South Africa has one of the continent’s largest and most developed economies.
Up until 1994 it was ruled by a white minority government, which enforced a separation of races with its policy called apartheid.
The apartheid government eventually negotiated itself out of power after decades of international isolation, armed opposition and mass protests.
The democratically-elected leadership encouraged reconciliation and set about redressing social imbalances, but the economy has struggled.
Capital: Pretoria (executive), Cape Town (legislative), Bloemfontein (judicial)
Area: 1,221,037 sq km
Population: 60.6 million
Languages: Zulu, Xhosa, Afrikaans, English, Sepedi, Swazi, Sesotho, Setswana, Xitsonga, Tshivenda, Ndebele
Life expectancy: 60 years (men) 67 years (women)
President: Cyril Ramaphosa
Cyril Ramaphosa was elected president by parliament in February 2018 after his predecessor, Jacob Zuma, resigned over corruption allegations.
A successful but sometimes controversial businessman, Mr Ramaphosa was picked as leader of the governing African National Congress (ANC) a few months earlier.
He inherited a struggling economy, a divided party, and the problem of entrenched corruption.
Unlike many senior party figures of his generation, Mr Ramaphosa was not driven into exile for opposing apartheid.
He fought the injustices of white minority rule from within South Africa, most prominently by defending the rights of black miners as leader of the National Union of Mineworkers (NUM).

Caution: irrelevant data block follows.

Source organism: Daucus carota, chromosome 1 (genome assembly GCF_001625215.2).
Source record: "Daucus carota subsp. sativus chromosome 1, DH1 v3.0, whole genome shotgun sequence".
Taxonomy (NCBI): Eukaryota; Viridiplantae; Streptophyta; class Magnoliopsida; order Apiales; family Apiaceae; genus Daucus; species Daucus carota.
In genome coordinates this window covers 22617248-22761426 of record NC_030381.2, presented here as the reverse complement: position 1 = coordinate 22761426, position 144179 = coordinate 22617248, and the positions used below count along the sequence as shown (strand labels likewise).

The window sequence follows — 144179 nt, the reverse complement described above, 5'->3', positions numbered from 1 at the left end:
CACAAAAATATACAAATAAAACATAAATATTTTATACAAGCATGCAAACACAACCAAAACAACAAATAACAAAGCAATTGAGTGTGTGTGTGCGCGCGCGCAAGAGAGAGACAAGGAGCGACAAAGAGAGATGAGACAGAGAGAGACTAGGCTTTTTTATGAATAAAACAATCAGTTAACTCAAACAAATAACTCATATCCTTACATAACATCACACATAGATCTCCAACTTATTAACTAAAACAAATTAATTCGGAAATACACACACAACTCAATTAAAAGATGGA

He was heavily involved in the talks to end apartheid, and played an important role in the drafting of South Africa’s post-apartheid constitution.
After missing out on becoming then President Nelson Mandela’s deputy, Mr Ramaphosa withdrew from active political life, switching focus to business.
He returned as deputy president in 2014, before finally taking the top job from the scandal-plagued Mr Zuma. He passed his first test when the ANC won the May 2019 parliamentary elections, although its 58% share of the vote was its lowest margin of victory since the end of apartheid.
South Africa is the continent’s major media player, and its broadcasters and press reflect the diversity of its people.
Established state-run and commercial TV broadcast nationally, and hundreds of thousands of viewers subscribe to satellite and cable. South Africa-based MultiChoice markets satellite pay-TV in dozens of African countries.
Some key events in South Africa’s history:
1910 – Formation of Union of South Africa by former British colonies of the Cape and Natal, and the Boer republics of Transvaal, and Orange Free State.
1912 – Native National Congress founded, later renamed the African National Congress (ANC).
1948 – Policy of apartheid (separateness) is adopted when the National Party (NP) takes power.
1960 – Seventy black demonstrators killed at Sharpeville. ANC banned.
1976 – More than 600 killed in clashes between black protesters and security forces during the uprising which starts in Soweto. The challenge to white rule escalates over the years.
1991-1994 – Negotiated end to apartheid leads to first non-racial elections and formation of a Government of National Unity under Nelson Mandela.
2009 May – Parliament elects Jacob Zuma as president. He resigned in 2018 over corruption charges.